A phylogeny-informed proteomics approach for species identification within the burkholderia cepacia complex

Honghui Wang, Ousmane H. Cissé, Thomas Bolig, Steven K. Drake, Yong Chen, Jeffrey R. Strich, Jung Ho Youn, Uchenna Okoro, Avi Z. Rosenberg, Junfeng Sun, John J. LiPuma, Anthony F. Suffredini, John P. Dekkerc

Research output: Contribution to journalArticlepeer-review


Ancestral genetic exchange between members of many important bacterial pathogen groups has resulted in phylogenetic relationships better described as networks than as bifurcating trees. In certain cases, these reticulated phylogenies have resulted in phenotypic and molecular overlap that challenges the construction of practical approaches for species identification in the clinical microbiology laboratory. Burkholderia cepacia complex (Bcc), a betaproteobacteria species group responsible for significant morbidity in persons with cystic fibrosis and chronic granulomatous disease, represents one such group where network-structured phylogeny has hampered the development of diagnostic methods for species-level discrimination. Here, we present a phylogeny-informed proteomics approach to facilitate diagnostic classification of pathogen groups with reticulated phylogenies, using Bcc as an example. Starting with a set of more than 800 Bcc and Burkholderia gladioli whole-genome assemblies, we constructed phylogenies with explicit representation of inferred interspecies recombination. Sixteen highly discriminatory peptides were chosen to distinguish B. cepacia, Burkholderia cenocepacia, Burkholderia multivorans, and B. gladioli and multiplexed into a single, rapid liquid chromatography-tandem mass spectrometry multiple reaction monitoring (LC-MS/MS MRM) assay. Testing of a blinded set of isolates containing these four Burkholderia species demonstrated 50/50 correct automatic negative calls (100% accuracy with a 95% confidence interval [CI] of 92.9 to 100%), and 70/70 correct automatic species-level positive identifications (100% accuracy with 95% CI 94.9 to 100%) after accounting for a single initial incorrect identification due to a preanalytic error, correctly identified on retesting. The approach to analysis described here is applicable to other pathogen groups for which development of diagnostic classification methods is complicated by interspecies recombination.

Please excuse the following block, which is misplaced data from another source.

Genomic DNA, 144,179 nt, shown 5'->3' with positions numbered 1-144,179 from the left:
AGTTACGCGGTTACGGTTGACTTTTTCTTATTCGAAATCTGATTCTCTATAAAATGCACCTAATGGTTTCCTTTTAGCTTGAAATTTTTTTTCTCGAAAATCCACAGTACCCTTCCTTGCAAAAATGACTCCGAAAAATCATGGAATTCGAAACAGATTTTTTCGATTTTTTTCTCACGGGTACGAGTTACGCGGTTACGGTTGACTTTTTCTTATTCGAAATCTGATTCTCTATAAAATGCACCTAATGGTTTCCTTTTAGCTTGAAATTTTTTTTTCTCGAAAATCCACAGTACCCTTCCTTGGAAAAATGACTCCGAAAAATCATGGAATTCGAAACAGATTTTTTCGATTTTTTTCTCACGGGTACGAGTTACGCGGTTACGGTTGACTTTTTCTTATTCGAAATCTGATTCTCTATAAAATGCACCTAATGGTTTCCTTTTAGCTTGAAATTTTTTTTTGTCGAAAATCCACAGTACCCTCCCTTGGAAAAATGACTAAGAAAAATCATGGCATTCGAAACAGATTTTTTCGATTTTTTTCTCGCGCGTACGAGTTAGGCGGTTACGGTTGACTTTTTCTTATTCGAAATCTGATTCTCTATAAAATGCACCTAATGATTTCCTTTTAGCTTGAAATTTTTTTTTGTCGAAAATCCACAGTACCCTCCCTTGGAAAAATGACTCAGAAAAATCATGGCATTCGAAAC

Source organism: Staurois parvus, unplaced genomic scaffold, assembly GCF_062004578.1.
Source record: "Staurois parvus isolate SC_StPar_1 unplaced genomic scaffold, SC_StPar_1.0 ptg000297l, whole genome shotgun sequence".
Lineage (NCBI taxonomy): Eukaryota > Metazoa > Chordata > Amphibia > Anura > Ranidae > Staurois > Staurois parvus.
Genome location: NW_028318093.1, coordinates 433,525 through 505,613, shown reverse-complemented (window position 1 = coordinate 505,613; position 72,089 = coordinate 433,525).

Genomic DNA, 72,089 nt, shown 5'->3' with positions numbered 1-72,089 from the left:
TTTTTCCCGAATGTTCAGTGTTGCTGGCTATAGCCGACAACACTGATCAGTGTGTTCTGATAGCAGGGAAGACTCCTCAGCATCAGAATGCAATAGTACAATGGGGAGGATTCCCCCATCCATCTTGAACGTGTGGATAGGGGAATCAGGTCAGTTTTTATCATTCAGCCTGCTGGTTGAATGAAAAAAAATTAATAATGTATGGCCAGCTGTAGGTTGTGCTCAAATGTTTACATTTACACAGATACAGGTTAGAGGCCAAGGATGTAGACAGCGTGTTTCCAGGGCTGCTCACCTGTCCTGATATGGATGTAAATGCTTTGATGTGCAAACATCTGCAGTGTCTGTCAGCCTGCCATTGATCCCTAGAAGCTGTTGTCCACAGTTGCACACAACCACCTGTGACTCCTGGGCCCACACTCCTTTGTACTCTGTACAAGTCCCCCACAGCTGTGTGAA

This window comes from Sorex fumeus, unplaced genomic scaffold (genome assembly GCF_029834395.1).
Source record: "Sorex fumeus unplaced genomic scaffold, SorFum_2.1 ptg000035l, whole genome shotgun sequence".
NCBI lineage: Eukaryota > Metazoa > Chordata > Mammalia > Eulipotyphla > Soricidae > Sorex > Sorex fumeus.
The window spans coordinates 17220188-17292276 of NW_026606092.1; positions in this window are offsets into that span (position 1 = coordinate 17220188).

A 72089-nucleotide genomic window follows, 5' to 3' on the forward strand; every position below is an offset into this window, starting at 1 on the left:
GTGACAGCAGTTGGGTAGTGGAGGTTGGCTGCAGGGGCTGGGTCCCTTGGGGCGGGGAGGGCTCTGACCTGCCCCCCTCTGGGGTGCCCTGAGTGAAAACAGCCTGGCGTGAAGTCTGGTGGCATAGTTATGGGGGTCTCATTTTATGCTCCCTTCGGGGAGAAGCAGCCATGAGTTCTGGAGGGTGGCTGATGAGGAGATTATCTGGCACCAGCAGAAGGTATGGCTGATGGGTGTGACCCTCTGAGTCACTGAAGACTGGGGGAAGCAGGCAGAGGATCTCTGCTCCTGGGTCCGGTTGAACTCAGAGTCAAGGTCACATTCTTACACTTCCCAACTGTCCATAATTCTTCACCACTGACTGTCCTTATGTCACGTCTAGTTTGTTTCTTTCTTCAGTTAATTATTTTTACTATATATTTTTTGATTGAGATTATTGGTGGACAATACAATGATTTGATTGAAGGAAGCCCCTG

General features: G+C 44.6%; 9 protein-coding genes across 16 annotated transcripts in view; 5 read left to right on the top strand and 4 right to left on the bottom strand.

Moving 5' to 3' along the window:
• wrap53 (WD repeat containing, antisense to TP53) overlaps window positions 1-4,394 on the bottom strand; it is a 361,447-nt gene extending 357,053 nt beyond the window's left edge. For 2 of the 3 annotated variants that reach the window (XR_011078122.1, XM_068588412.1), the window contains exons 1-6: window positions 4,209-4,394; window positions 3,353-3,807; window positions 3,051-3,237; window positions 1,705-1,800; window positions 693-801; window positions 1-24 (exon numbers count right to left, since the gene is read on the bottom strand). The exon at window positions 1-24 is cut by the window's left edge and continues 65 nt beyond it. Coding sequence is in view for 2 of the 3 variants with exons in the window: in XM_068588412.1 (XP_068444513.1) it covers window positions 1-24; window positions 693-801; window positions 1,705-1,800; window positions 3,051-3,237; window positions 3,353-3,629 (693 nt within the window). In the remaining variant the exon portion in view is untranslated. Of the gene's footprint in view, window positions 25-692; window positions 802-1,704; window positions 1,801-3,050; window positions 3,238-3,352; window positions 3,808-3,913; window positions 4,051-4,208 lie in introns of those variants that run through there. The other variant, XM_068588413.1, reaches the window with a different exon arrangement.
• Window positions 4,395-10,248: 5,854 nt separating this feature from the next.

Original languageEnglish (US)
Article numbere01741
JournalJournal of clinical microbiology
Issue number11
StatePublished - Nov 2020


  • Clinical microbiology
  • Computational biology
  • Genomics
  • Mass spectrometry
  • Network phylogeny
  • Proteomics

ASJC Scopus subject areas

  • Microbiology (medical)


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